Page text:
Weekly Poker Roundup: December 12, 2015
Poker Player Violates Nevada Third-Party Software Laws
The poker community is keeping an eye on a first in Nevada: a poker player is possibly being investigated for the illegal use of third party software on an internet poker site. Poker pro Tommy Chen, going by the screen name “BTCBLADE” on WSOP.com was spotted on his Twitch stream using a heads-up display (HUD) at the poker tables. This violates Nevada’s gaming code, a portion of which reads:
It is unlawful for any person at a licensed gaming establishment to use, or possess with the intent to use, any device to assist:
In projecting the outcome of the game;
In keeping track of the cards played;
In analyzing the probability of the occurrence of an event relating to the game or;
In analyzing the strategy for playing or betting to be used in the game, except as permitted by the commission.
HUDs are also against WSOP.com’s rules:
7.3 Software Aids: The use of any automated tool which in the Company’s opinion is designed among other things to provide assistance in betting decisions, to exchange the opponents’ hand histories, to enable You to find a seat at a poker table, to automatically seat You at a poker table or which is used in any way in connection with Your use of the Services is strictly prohibited.
When questioned by poker player Randy Dorfman, WSOP.com Head of Online Poker Bill Rini said that Chen had only been given a warning. Flushdraw.com has since found out that the matter is being investigated by the Nevada Gaming Commission and it appears that Chen may have been suspended from WSOP.com.
RAWA Takes Another Hit at Congressional Hearing
U.S. Representative Jason Chaffetz (R – Utah) held a second hearing to try to garner support for the Restoration of America’s Wire Act (RAWA) on Wednesday and fortunately for online poker fans in the U.S., he failed miserably. Once again exposing himself as a puppet of Las Vegas Sands CEO Sheldon Adelson, Chaffetz tried desperately to ask witnesses leading questions and displayed a willful ignorance of facts in his prepared statements. The hearing that he likely hoped would help advance his political career turned against him, as most of the committee members saw through Chaffetz’s charade and all but mocked his ludicrous stance.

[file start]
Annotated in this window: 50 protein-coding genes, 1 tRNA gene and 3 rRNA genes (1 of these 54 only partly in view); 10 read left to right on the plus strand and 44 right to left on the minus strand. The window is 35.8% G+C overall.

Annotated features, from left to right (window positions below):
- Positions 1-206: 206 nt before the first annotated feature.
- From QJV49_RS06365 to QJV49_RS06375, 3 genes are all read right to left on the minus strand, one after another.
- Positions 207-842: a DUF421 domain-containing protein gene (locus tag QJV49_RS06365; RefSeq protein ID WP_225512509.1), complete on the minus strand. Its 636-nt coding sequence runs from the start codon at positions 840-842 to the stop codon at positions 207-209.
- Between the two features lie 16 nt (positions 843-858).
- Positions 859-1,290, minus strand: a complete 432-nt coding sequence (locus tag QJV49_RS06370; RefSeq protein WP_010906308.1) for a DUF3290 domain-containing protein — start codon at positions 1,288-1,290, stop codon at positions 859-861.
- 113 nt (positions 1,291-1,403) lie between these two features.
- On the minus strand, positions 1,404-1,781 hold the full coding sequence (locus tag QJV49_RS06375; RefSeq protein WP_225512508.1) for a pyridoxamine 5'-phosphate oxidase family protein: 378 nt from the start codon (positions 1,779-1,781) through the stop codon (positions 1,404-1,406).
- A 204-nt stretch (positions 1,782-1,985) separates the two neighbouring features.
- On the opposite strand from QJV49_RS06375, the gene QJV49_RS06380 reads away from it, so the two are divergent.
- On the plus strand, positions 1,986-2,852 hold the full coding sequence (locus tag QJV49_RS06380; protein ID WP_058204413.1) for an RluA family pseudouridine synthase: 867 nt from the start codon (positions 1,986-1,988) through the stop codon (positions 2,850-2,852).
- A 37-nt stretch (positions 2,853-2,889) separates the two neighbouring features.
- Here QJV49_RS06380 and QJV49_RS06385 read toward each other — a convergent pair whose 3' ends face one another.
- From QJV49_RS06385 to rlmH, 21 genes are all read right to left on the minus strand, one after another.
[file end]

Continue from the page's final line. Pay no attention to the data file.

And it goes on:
In his first hearing in March, Chaffetz stacked the deck with anti-online gambling witnesses, none of whom had experience with gaming regulation and none of whom had technical expertise. He tried to make himself look a little better this week, including former Nevada Gaming Control Board chairman Mark Lipparelli on the panel, but it was still a total farce.
Federal Bureau of Investigation Assistant Director Joseph S. Campbell was useless, not knowing anything about anything. Chaffetz likely hoped he would say that it is difficult for the FBI to police online gambling, but Campbell looked totally unprepared and really had no idea what was going on.
South Carolina Attorney General Alan M. Wilson and Douglas County (Nebraska) Prosecutor’s Attorney Donald W. Kleine were clearly pro-RAWA, saying that online gambling was impossible to restrict to individual states and too hard to monitor, but upon questioning, they demonstrated that they really had no knowledge about online gambling. They were contradicted at every turn.
Lipparelli was by far the most intelligent witness when it came to the topic at hand and the committee members kept going to him for answers. He has a couple decades of experience in gaming and was involved in crafting Nevada’s regulations, so he had no problem handling himself at all. The other witnesses were largely ignored by any committee members who did not have a pro-RAWA agenda (which wasn’t many of them).
Pro-RAWA Attorney General Petition is a Hilarious Debacle
Speaking of South Carolina Attorney General Alan Wilson, he has also been failing on another RAWA front. In October, he and Missouri Attorney General Chris Koster began circulating a petition to the other U.S. Attorneys General asking for their support in campaigning for RAWA. That petition was then sent to Congressional leaders, asking them to support RAWA. Including Koster and Wilson, that petition received eight signatures.
Wilson was involved in a similar letter last year, one which garnered sixteen autographs.
What’s funny about this is not just that Wilson and Koster couldn’t even reach double-digit signatures, but that Rep. Jason Chaffetz introduced BOTH letters into evidence at the RAWA hearing this week, as if they were something that would carry any weight.
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